County attorney says interim highway chief must step aside

J. H. Osborne • Feb 14, 2014 at 9:15 AM

BLOUNTVILLE — County Attorney Dan Street said Thursday he had no doubt the Sullivan County Highway Department would continue to operate if Bobbie Manning took his advice and stopped performing official duties of the highway commissioner.

“I have all the confidence in the world in the employees over there,” Street said. “The highway department should continue to function.”

Manning, however, had not stopped leading operation of the highway department. He told the Times-News on Wednesday he had no intention of abandoning his role as successor to former interim highway commissioner Terry Shaffer, who retired in December amid an ongoing probe by the Tennessee Bureau of Investigation.

State law requires highway commissioners to file a letter naming their temporary successor in the event they leave office during a term. Shaffer’s letter named Manning.

The person named in such letters only serves until the county commission appoints someone to serve as interim highway commissioner until the next election. The Sullivan County Commission has met once since Shaffer retired. It meets again next week.

The letter naming Manning was not made public until Jan. 21. Between Shaffer’s retirement and that date, Jim Montgomery was “looking over” operation of the Sullivan County Highway Department, at the request of County Mayor Steve Godsey. Godsey has said he just completely forgot about the letter naming a temporary successor.

Street said that had Manning taken his advice to cease performing official duties on Wednesday he had thought Godsey could ask someone, perhaps Montgomery, to “look over” things at the department again.

The Times-News asked Street if Godsey could solve things by naming someone to “look over” things, couldn’t Manning be that person.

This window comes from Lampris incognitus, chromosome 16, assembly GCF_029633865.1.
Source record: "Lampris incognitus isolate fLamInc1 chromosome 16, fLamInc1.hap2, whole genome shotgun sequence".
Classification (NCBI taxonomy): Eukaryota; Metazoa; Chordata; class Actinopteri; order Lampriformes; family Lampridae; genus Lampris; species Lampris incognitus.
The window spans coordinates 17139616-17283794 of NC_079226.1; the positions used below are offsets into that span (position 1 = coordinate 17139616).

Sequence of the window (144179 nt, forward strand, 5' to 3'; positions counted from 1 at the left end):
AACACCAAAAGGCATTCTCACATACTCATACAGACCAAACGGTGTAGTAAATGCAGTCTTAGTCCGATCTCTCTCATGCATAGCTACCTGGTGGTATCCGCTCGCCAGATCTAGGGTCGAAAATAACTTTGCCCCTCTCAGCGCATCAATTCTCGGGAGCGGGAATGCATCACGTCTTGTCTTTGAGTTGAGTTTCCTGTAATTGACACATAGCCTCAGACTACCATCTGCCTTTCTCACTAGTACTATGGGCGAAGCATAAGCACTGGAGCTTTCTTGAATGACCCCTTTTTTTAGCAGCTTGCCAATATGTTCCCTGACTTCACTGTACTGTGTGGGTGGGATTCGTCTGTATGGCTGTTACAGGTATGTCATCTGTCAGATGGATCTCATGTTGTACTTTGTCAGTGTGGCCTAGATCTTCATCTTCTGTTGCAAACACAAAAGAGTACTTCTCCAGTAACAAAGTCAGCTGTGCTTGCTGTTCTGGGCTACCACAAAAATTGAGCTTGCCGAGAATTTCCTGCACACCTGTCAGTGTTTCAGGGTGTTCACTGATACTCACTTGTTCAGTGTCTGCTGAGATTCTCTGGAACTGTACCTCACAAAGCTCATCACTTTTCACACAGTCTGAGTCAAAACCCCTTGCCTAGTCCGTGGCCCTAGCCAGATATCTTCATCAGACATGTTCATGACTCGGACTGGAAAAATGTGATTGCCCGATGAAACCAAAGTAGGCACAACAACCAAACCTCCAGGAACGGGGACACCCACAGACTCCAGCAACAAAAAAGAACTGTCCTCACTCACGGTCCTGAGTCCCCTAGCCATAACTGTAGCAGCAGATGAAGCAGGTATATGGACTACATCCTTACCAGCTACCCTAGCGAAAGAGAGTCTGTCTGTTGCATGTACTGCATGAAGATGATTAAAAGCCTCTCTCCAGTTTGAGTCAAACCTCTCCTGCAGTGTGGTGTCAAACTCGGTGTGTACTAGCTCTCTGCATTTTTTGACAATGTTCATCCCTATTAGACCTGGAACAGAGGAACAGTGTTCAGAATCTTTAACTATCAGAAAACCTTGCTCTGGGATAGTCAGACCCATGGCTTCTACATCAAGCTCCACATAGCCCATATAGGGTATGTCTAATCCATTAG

Street said in his opinion, no.

Street maintains Manning was properly appointed successor. And Street maintains Manning was “de facto” in charge and acting with recognized authority when he terminated several workers a couple of weeks ago.

Since that time, however, the county tried and failed several times to find and secure a surety bond for Manning, Street said. A bond was eventually found and Manning paid the $9,000 fee to secure it himself. It finally arrived earlier this week and that’s when the latest problem came to light.

When Street and Manning attempted to record the proof of bond, as required by law, with the Register of Deeds office, they were told it couldn’t be filed because state law requires county commission approval of such bonds. Street said with the county commission not meeting until next week, that’s what drove him to advise Manning that he was putting himself at legal risk and the county at possible financial risk by continuing to perform official duties without county commission approval of the bond.

Street said the various state laws involved, coupled with the time it typically takes to secure a surety bond, creates an unavoidable “void” in this case. When an official is elected during the normal election cycle, there are a few weeks between Election Day and taking office. In some other offices, such as county clerk, there are deputy clerks already bonded. No one else at the highway department is bonded.

Until the county commission meets Tuesday, “there is no answer,” Street said.

If the county commission appoints someone other than Manning on Tuesday, or if the seat were to be declared vacant, clearing the way for Godsey to appoint someone, that person would be in the same predicament as Manning, Street said.

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